Effectiveness of a Workplace-Based Intervention Program to Promote Mental Health among Employees in Privately Owned Enterprises in China
This study aims to examine the effectiveness of a workplace-based intervention program to improve mental health, work ability, and work productivity in privately owned enterprises in China. A prospective cohort intervention study design was employed in which the intervention program was implemented for 30 months (from July 2009 to December 2012). Nine privately owned retail enterprises in China participated in the intervention study. Researchers administered a self-report survey to 2768 employees. The research team measured participants' job stress, resilience, work ability, absenteeism, depression, and work performance. A comprehensive Health Promotion Enterprise Program was implemented that entailed the following components: policies to support a healthy work environment, psychosocial interventions to promote mental health, provision of health services to people with mental illness, and professional skills training to deal with stress and build resilience. Analysis of variance was used to examine preintervention versus postintervention differences in stress, resilience, and work ability. Logistic regression was used to examine absenteeism related to depression. The results suggest that the intervention program was effective at improving participants' ability to work, their sense of control over their jobs, and, in particular, their ability to meet the mental demands of work. The intervention program also reduced participants' job stress levels and reduced the probability of absenteeism related to depression. The intervention programs incorporating both individual-level and organizational-level factors to promote mental health were effective and have implications for both practice and policy regarding enterprises taking more responsibility for the provision of mental health services to their employees.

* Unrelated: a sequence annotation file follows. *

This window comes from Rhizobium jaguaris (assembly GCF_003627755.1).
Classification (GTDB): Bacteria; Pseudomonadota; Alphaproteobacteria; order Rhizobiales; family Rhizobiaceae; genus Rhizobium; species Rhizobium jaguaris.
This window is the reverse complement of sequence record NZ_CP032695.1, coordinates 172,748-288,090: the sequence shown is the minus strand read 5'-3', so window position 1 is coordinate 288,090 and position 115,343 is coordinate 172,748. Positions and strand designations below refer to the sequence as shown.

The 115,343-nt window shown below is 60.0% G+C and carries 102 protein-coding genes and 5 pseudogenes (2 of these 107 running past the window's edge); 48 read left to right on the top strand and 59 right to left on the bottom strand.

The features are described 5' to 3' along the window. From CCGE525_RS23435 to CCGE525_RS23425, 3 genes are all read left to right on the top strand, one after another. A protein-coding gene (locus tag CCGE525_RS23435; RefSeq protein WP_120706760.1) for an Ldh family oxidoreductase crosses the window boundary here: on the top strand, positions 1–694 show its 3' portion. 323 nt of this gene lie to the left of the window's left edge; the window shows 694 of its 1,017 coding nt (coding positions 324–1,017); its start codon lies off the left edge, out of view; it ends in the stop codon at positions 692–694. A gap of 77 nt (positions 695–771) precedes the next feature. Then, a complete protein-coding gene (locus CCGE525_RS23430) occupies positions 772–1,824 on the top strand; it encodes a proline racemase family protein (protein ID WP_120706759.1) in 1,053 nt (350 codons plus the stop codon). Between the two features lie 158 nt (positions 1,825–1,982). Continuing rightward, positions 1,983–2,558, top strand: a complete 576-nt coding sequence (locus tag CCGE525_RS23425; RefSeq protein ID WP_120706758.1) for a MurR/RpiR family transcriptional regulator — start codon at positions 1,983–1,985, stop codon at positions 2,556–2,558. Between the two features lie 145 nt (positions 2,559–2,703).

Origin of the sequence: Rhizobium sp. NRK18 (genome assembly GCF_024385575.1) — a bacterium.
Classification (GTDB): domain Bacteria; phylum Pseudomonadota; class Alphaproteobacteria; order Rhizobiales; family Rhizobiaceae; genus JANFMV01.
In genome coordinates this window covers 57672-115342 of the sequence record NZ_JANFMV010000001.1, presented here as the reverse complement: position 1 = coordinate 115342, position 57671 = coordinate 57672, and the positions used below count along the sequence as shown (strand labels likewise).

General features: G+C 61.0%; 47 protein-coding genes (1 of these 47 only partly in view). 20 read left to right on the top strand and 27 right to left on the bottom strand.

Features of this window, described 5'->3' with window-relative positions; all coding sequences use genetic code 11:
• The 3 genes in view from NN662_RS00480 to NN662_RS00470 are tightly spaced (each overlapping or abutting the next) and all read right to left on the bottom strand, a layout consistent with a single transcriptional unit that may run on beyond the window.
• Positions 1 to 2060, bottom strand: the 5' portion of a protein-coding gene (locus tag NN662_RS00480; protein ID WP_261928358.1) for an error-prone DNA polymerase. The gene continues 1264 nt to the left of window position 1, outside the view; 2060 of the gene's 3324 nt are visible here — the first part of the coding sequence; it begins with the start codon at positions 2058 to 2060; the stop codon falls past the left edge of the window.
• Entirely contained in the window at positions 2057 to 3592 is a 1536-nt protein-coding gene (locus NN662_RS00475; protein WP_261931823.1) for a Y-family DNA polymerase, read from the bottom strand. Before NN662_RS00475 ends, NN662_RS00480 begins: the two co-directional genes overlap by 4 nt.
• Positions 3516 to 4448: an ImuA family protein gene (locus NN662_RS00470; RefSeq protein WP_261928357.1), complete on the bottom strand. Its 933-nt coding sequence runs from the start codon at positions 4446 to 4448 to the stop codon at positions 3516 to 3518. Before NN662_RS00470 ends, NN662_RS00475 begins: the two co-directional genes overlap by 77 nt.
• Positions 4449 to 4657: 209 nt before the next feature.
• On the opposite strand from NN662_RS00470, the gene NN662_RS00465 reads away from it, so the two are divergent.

Population Health Management
Primary Health Care